Australasian Science: Australia's authority on science since 1938

Myths about Carbon Storage in Soil

By Robert White and Brian Davidson

Goals of sequestering carbon in agricultural soil ignore the law of diminishing returns.

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The idea that an increase in the carbon content of the world’s soils could substantially offset greenhouse gas emissions has been enthusiastically promoted by politicians and environmental groups. It arises because the amount of organic carbon in the world’s soils is impressive – some 1500 billion tonnes to a depth of 1 metre, which is about twice the amount of carbon in atmospheric carbon dioxide.

This carbon is stored in soil primarily as organic matter, comprising the residues of plant material, animal excreta and dead organisms. Although it’s also present in insoluble carbonates, these are much more stable than soil organic matter and not very amenable to human manipulation.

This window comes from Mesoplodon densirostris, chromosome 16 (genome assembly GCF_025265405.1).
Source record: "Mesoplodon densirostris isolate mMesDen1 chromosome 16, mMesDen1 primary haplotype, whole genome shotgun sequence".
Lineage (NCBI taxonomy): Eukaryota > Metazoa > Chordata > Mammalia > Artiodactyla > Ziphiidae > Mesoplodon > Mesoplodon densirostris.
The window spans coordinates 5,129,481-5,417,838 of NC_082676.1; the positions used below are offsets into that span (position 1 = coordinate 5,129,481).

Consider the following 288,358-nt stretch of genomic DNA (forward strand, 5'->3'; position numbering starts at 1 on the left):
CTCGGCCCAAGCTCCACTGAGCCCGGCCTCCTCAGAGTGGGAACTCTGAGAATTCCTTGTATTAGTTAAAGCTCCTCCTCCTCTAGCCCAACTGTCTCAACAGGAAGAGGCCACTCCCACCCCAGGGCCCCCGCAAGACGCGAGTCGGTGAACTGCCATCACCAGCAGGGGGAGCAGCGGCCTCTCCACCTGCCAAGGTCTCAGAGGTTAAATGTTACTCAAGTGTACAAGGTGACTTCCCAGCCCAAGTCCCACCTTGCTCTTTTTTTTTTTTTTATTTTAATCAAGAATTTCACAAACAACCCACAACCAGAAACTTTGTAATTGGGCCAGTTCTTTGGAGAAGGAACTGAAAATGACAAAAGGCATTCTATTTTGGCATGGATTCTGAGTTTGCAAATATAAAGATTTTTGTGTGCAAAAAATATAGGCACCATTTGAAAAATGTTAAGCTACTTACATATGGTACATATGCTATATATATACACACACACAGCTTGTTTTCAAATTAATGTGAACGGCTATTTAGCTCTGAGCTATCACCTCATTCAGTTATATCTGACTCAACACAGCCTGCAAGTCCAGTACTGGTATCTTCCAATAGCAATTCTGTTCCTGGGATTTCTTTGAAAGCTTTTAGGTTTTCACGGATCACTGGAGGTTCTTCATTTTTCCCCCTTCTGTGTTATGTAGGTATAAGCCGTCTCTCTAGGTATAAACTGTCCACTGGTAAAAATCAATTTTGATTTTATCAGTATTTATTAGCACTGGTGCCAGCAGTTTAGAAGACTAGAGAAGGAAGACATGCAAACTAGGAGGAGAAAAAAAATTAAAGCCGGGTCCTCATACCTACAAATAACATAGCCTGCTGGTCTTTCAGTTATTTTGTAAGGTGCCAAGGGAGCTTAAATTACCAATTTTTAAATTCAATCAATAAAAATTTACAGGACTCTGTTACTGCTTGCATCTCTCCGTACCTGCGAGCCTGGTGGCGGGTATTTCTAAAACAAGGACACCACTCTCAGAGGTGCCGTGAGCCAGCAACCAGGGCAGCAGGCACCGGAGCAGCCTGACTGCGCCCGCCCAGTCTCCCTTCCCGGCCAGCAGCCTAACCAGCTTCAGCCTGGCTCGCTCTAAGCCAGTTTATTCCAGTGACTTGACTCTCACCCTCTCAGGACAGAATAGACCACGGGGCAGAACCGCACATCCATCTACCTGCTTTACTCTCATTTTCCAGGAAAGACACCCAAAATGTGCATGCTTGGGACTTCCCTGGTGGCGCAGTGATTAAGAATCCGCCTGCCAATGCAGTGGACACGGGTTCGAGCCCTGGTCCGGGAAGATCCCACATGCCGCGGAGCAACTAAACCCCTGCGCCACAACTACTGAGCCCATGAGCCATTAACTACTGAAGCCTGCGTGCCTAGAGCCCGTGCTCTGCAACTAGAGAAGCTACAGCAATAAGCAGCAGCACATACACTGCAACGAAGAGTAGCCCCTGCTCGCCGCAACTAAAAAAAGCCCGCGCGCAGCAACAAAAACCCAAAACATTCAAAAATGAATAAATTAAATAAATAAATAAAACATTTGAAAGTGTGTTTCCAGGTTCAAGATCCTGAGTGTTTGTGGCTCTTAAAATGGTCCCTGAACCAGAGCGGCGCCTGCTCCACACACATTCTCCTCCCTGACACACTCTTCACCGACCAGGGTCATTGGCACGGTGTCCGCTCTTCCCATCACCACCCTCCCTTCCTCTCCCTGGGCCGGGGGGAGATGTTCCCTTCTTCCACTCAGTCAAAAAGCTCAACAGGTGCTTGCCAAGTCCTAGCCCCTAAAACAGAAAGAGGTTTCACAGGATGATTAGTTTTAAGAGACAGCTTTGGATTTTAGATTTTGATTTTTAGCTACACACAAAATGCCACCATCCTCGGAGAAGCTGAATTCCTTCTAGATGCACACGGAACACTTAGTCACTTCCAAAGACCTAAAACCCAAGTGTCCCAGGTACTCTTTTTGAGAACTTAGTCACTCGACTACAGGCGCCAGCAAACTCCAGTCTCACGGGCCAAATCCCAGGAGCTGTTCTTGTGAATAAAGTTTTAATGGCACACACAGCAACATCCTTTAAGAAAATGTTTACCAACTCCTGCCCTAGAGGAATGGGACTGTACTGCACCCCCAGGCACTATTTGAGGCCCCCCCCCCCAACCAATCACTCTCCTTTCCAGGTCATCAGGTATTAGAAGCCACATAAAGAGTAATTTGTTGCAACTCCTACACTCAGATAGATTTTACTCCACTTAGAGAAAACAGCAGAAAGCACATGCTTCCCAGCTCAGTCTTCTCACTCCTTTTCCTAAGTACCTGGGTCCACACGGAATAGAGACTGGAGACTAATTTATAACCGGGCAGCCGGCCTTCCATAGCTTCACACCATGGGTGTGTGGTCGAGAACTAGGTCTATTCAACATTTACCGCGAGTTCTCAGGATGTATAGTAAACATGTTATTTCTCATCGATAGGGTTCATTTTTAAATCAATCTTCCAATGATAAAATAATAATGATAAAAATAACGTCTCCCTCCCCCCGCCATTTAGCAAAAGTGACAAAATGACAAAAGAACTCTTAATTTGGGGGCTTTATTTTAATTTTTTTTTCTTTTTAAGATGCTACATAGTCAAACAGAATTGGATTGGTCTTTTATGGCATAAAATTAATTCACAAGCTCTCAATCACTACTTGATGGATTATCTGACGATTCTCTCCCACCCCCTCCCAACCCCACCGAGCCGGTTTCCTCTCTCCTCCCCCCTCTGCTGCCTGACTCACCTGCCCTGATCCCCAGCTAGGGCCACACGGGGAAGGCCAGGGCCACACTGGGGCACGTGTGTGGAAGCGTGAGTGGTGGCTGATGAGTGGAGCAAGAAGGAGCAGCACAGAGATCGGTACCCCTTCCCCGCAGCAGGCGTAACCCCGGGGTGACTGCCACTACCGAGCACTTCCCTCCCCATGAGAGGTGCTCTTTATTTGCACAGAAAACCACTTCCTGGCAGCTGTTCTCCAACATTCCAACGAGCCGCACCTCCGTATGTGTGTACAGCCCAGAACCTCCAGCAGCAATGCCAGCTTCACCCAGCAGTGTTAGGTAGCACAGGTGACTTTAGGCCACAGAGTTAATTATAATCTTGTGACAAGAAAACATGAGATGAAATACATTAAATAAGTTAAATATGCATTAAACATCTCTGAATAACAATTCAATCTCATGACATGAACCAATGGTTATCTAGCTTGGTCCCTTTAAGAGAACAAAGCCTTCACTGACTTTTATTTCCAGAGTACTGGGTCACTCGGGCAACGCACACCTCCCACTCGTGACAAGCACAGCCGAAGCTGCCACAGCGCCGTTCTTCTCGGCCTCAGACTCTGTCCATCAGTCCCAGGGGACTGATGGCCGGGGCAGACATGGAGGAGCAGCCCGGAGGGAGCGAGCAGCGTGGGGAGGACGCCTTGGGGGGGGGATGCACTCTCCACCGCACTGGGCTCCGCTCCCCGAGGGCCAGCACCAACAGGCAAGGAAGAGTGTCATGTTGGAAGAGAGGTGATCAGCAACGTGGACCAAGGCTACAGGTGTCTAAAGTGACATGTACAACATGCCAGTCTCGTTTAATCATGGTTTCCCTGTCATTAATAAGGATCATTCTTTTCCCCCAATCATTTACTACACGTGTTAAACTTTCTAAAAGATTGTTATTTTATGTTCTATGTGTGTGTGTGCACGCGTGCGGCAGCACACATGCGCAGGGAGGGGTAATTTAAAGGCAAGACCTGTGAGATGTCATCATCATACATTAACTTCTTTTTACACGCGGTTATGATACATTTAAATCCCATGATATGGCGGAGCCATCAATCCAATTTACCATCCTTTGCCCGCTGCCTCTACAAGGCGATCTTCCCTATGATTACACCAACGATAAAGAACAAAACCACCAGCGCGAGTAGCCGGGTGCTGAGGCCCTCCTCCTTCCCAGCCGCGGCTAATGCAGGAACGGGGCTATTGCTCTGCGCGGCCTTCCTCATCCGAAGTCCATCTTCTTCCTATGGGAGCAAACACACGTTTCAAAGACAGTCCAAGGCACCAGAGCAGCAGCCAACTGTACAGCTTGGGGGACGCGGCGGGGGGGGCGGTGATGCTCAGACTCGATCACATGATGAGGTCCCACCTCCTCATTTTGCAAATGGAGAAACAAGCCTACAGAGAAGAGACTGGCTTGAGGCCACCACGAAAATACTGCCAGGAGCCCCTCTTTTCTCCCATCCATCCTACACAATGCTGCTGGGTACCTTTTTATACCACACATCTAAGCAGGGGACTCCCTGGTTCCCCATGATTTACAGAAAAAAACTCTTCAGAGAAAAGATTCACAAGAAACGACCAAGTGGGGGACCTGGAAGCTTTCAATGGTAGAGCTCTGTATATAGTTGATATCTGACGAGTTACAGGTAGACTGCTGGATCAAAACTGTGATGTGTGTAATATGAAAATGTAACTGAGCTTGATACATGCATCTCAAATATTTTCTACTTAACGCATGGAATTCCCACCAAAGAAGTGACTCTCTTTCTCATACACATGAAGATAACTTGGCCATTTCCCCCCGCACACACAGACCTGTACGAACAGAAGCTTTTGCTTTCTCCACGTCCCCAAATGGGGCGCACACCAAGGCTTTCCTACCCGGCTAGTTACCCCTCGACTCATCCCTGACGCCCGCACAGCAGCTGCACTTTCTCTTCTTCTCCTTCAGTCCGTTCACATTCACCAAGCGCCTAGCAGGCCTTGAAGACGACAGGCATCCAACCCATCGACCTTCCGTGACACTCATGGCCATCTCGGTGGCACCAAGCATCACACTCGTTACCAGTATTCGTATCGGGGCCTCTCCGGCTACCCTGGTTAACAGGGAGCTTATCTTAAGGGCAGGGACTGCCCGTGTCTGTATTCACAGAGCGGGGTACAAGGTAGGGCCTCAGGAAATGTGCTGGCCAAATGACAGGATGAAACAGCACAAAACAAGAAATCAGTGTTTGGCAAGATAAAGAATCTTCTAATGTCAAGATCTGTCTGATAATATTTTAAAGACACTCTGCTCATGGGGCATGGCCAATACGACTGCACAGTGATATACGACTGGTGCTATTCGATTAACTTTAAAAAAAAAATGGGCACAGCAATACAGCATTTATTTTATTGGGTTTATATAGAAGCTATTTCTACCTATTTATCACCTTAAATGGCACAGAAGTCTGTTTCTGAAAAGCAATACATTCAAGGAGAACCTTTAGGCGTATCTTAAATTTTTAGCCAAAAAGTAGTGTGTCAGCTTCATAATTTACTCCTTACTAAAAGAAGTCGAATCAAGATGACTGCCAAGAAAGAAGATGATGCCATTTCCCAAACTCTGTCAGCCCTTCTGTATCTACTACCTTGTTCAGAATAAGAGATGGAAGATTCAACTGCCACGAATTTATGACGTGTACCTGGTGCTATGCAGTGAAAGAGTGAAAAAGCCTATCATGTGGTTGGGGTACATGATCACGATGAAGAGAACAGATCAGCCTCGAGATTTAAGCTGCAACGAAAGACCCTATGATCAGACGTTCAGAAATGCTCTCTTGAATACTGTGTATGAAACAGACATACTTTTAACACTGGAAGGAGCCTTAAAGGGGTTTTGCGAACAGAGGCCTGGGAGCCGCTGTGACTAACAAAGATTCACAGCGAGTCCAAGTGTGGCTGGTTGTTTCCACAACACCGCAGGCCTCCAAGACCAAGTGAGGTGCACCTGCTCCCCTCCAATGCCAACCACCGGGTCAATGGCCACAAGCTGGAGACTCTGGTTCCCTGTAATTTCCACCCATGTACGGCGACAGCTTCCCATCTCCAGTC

A prominent example of this idea is the “4 per 1000 Initiative” launched by the French Ministry of Agriculture at the COP21 meeting in Paris last December (www.4p1000.org). The thinking is that even a small annual increase of 0.4% in soil carbon, averaged over all soils, would not only improve soil fertility and agricultural production but would also help to limit the global temperature increase to 1.5–2°C, as advocated by the Intergovernmental Panel on Climate Change.

While this may be a laudable aspiration, the concept is flawed. It implies that soil carbon will increase by a slightly bigger increment each year as...

The full text of this article can be purchased from Informit.